LINCOLN, Neb. (DTN) -- If you're keeping score at home, the EPA was required by law to finalize volume obligations in the Renewable Fuel Standard for 2022 by Tuesday.
Stating the obvious: though it officially has until the end of the day, chances are slim EPA will make the deadline.
As we've reported, https://www.dtnpf.com/…, the EPA 12 days ago announced a proposal to delay RFS compliance deadlines for refiners. Keep in mind, the agency already is far behind on setting RFS volumes even for 2021.
During the past several months reports surfaced that the agency was going to also proposal retroactive cuts to the 2020 volumes that were finalized by the Trump administration.
As the RFS clock continues to tick, EPA also is bumping up against a statutory deadline to reset the law in 2022.
The Trump administration was ahead of the game on this front. In 2019 the Trump EPA sent a reset proposal to the Office of Management and Budget in May of that year for review. That proposal included volume obligations for 2020, as well as 2021 and 2022 RVOs for biomass-based diesel.
Of course, that reset proposal never saw the light of day.
On Nov. 18 the EPA released a proposal that would make multiple changes to RFS compliance deadlines. The agency has set a public hearing on the proposal for this Friday.
EPA proposes extending the RFS compliance deadline for 2020 and 2021 compliance years for "all obligated parties." In addition, the agency is proposing to change the annual compliance reporting deadlines for 2022 and beyond.
Keep in mind that on Nov. 2, 2021, Growth Energy provided a notice of intent to sue the EPA if RFS volumes are not finalized on time, https://www.dtnpf.com/….
So, there's little doubt that lawsuit will be forthcoming unless the group changes its mind.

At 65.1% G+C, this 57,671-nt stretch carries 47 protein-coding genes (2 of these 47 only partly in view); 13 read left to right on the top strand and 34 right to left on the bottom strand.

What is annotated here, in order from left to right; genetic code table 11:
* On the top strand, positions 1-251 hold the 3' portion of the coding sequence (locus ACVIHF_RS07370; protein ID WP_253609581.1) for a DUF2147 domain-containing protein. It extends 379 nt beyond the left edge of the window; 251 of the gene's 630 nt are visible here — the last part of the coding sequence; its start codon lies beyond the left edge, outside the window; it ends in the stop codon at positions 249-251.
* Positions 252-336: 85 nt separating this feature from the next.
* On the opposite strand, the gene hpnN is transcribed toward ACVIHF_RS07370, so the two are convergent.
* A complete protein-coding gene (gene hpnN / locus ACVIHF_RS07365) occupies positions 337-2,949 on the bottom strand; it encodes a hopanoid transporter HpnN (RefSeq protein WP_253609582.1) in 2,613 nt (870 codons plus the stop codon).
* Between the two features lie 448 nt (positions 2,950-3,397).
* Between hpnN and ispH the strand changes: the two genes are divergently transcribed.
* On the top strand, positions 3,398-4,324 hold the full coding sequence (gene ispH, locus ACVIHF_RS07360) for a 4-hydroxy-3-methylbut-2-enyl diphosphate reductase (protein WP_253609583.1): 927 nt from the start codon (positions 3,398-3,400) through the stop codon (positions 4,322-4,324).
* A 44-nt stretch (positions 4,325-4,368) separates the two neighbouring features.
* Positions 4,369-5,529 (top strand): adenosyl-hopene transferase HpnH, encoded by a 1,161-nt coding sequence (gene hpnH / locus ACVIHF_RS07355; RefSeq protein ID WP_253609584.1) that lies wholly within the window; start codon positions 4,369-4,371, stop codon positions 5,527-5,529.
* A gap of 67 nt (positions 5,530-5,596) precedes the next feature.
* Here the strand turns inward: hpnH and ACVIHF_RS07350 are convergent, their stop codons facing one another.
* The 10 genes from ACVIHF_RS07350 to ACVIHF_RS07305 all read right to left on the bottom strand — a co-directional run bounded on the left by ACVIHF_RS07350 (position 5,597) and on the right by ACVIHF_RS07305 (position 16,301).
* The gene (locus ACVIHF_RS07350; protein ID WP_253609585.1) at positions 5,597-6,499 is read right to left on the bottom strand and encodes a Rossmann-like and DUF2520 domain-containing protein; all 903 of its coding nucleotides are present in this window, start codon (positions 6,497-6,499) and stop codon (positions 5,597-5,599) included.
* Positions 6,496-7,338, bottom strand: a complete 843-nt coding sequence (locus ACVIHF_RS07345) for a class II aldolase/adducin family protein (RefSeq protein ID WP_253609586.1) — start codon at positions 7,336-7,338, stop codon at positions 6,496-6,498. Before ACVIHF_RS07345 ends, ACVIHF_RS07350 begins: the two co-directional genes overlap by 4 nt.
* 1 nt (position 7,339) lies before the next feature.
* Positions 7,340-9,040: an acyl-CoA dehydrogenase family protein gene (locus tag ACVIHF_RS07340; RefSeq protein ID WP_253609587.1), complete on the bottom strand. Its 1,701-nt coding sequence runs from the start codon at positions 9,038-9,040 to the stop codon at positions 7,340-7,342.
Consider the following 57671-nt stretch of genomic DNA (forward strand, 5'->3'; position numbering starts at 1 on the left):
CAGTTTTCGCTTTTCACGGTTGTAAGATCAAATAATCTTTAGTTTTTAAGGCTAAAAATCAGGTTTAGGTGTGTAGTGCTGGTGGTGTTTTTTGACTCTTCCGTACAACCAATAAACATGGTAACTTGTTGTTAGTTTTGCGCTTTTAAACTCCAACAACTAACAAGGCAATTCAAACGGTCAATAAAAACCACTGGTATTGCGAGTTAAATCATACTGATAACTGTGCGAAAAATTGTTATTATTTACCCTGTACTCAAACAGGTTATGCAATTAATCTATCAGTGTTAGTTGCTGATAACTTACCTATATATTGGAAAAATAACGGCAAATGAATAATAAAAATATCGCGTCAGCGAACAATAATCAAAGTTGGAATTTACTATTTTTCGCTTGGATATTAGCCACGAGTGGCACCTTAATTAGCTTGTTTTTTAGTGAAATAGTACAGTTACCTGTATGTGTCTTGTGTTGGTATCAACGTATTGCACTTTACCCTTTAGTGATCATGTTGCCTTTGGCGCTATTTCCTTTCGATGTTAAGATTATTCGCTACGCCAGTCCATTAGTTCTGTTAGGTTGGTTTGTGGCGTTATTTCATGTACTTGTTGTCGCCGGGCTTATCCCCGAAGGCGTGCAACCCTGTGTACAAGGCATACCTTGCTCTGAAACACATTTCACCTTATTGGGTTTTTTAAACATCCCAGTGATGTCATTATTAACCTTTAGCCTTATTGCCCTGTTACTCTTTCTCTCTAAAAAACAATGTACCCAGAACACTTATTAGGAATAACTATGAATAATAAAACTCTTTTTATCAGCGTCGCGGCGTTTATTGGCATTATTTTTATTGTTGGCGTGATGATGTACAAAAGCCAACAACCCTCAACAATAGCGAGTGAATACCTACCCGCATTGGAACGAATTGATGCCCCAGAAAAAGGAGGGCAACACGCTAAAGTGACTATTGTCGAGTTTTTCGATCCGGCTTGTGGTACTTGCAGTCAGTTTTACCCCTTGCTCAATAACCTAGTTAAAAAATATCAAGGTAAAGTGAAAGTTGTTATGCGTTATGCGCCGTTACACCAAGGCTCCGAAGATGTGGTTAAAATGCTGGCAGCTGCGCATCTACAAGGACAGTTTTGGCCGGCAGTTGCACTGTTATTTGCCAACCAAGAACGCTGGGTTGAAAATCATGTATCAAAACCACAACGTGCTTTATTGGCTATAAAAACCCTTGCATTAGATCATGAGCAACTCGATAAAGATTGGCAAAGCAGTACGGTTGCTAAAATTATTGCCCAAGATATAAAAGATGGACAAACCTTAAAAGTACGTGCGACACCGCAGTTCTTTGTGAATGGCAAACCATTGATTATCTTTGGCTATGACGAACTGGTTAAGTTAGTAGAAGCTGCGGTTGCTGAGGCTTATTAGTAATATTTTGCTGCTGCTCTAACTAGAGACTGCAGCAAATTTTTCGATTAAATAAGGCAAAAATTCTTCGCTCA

In the backdrop of all of this, members of the House have offered legislation to prevent EPA from retroactively cutting RFS volumes for 2020.
If the agency releases an official proposal to do that, it would be first time in the history of the RFS.
Last week Reps. Ashley Hinson, Rodney Davis, Angie Craig and Ron Kind introduced the "Defend the Blend Act." The bill would, in fact, prohibit EPA from reducing the minimum applicable volume of biofuels into transportation fuel once volumes are set for any given year.
"Rumors abound that the EPA is going to retroactively reduce biofuel blending requirements for 2020 -- before they've even set levels for 2021 and 2022 -- this would be detrimental to Iowa's biofuel industry," Hinson said in a news release announcing the bill.
Davis said in a statement that a retroactive RFS cut "would be a disaster for farmers and the biofuels industry."
With key deadlines passed and little direction coming from the Biden administration, the biofuels industry waits.
Todd Neeley can be reached at email@example.com
Follow him on Twitter @DTNeeley
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